Adapted from Kathryn Stockett’s novel of the same name, The Help takes place in 1962 two years before the civil rights act was eventually signed; and in the same year as a deadly race riot following the admission of James Meredith, the first black American to the University of Mississippi .

The film as in the book is set in Jackson, Mississippi, a hotbed of racial discrimination and an important battleground for American civil rights movement. Although fictional, the movie uses these very real events as a canvas to tell the story of a group of African American maids and their experience of working for white families.

In an attempt to kick start her fledging writing career the open minded Eugenia ‘Skeeter’ Phelan, comfortably played by Emma Stone, attempts to convince the maids to reveal their unheard stories and honest accounts of being ‘The Help’ for a book she’s planning to write.

But for any black domestic caught talking to a white person in public in 1960’s Mississippi was a dangerous and illegal activity. In spite of her fears resolute house maid Aibileen Clark, played with a quiet conviction by Viola Davis, decides to reveal her stories of mistreatment and inequality to Skeeter during their clandestine meetings.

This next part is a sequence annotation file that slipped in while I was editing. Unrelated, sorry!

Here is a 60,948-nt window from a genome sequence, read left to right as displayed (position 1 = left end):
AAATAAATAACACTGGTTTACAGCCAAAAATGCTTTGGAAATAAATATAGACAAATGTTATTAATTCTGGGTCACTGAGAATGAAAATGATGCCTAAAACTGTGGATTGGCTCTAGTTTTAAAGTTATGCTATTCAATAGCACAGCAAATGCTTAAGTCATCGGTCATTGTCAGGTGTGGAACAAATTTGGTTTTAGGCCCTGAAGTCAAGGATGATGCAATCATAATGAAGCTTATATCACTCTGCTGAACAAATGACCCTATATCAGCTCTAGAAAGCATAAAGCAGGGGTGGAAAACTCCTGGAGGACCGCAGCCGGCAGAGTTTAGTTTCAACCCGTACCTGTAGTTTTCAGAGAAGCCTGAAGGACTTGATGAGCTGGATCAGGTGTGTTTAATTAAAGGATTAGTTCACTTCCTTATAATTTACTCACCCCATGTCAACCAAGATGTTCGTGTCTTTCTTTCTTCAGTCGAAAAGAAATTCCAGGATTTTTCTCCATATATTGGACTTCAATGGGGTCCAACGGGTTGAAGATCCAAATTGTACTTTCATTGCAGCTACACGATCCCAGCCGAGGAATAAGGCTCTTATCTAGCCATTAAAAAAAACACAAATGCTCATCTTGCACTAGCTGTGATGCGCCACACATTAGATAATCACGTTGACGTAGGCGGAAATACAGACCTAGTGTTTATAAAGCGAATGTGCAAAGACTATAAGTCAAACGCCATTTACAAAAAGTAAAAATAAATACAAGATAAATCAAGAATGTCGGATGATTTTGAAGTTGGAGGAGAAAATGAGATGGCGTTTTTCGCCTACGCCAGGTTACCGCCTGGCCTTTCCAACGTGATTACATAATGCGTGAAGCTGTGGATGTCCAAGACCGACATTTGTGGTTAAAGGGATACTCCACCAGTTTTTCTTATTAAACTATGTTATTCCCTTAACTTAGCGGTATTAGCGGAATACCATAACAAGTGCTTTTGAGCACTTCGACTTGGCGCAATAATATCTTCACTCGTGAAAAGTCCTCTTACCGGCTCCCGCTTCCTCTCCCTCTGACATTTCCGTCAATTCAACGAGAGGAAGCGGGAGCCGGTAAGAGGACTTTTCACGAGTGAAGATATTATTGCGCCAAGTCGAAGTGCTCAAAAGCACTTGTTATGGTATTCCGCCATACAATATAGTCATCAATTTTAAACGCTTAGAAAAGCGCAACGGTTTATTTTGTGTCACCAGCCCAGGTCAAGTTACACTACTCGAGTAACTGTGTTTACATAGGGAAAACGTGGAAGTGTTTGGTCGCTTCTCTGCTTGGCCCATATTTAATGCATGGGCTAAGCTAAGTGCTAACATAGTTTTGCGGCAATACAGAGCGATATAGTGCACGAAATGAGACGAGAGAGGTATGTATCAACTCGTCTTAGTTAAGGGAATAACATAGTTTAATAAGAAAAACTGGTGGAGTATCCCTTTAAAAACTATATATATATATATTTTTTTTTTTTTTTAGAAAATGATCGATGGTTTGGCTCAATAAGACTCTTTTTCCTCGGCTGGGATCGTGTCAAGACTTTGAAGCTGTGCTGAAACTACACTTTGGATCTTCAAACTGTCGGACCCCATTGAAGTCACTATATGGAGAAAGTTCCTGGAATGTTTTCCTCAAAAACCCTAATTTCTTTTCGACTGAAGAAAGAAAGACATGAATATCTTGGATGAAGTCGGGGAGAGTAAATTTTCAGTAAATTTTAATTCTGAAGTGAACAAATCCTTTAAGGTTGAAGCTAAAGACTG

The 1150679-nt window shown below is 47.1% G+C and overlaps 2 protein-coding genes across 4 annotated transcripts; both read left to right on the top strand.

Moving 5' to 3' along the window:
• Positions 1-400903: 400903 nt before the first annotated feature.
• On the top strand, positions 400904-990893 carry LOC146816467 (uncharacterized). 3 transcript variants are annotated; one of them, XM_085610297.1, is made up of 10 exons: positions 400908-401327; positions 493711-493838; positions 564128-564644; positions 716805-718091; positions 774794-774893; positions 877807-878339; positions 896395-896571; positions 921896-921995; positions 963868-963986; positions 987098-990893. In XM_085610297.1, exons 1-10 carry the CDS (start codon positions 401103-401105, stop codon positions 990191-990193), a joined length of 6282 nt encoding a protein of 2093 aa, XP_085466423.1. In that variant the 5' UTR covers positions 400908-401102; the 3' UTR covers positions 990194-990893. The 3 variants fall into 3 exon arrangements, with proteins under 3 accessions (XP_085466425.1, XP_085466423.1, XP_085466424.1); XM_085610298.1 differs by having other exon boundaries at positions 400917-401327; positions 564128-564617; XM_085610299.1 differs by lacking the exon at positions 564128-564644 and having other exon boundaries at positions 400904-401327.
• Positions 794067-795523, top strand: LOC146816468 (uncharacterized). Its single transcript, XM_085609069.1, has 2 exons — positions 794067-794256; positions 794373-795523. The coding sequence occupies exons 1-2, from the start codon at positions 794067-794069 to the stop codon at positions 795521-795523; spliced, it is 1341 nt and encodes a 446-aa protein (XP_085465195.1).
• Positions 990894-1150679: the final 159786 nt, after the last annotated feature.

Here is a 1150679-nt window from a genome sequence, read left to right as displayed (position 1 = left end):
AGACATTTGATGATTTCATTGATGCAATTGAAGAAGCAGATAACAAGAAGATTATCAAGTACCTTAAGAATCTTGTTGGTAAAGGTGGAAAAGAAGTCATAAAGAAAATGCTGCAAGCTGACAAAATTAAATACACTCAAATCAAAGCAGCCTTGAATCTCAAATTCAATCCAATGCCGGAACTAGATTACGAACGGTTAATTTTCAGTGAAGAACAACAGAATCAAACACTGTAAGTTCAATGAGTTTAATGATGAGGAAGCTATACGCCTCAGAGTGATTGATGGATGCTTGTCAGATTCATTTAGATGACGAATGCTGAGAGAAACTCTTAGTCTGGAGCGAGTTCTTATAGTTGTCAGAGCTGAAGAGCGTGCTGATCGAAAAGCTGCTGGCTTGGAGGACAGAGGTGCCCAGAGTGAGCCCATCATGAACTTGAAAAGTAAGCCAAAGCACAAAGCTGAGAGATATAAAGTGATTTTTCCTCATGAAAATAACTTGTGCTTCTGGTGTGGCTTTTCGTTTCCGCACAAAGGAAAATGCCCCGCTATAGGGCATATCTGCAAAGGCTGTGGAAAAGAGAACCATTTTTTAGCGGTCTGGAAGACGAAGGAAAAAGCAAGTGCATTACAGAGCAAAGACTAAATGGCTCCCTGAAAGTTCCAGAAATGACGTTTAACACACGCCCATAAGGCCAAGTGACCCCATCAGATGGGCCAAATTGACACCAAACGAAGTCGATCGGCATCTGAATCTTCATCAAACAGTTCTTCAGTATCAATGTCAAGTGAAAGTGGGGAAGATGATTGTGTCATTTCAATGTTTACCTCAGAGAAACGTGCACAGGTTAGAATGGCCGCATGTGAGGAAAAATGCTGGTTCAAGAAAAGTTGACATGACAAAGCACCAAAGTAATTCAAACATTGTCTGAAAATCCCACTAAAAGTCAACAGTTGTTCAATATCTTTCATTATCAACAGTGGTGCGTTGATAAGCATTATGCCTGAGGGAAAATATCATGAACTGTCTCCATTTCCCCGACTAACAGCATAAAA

The film does well to highlight the inhuman and demeaning conditions many of these working women had to endure. The insistence that the ‘staff’ should use their own bathroom although many were the sole carer for their employers’ children also highlighted the irrational nature of prejudice.

Aibileen’s friend and fellow domestic Minny Jackson (Octavia Spencer) adds an injection of humour to this almost all female-picture. Although Spencer’s performance was superb as the sassy Minny, the comedy frequently got in the way and felt a little out of place, like watching Mississippi Burning as a chic-flick.

Unfortunately writer and director Tate Taylor has undermined an earnest and powerful story by setting it in a caricatured and rosy landscape. The oppressed housemaids often experience a Disney-like representation of racism and bigotry, including pantomime baddie Hilly Holbrook, a scheming and cruel white socialite played by Bryce Dallas Howard.

The Disney-fication continues to the final fluffy scenes when all our heroines’ lives are predictably changed for the better after the publication of Skeeters book.

Even the Cruella Deville-esk Holbrook gets her just deserts, making the world a better place in the process but disappointingly not a better film.

Now playing at FACT

Vinny Lawrenson-Woods

  • Andrea Power

    Just read the book but the trailers for the film put me off. Seemed entirely different in tone.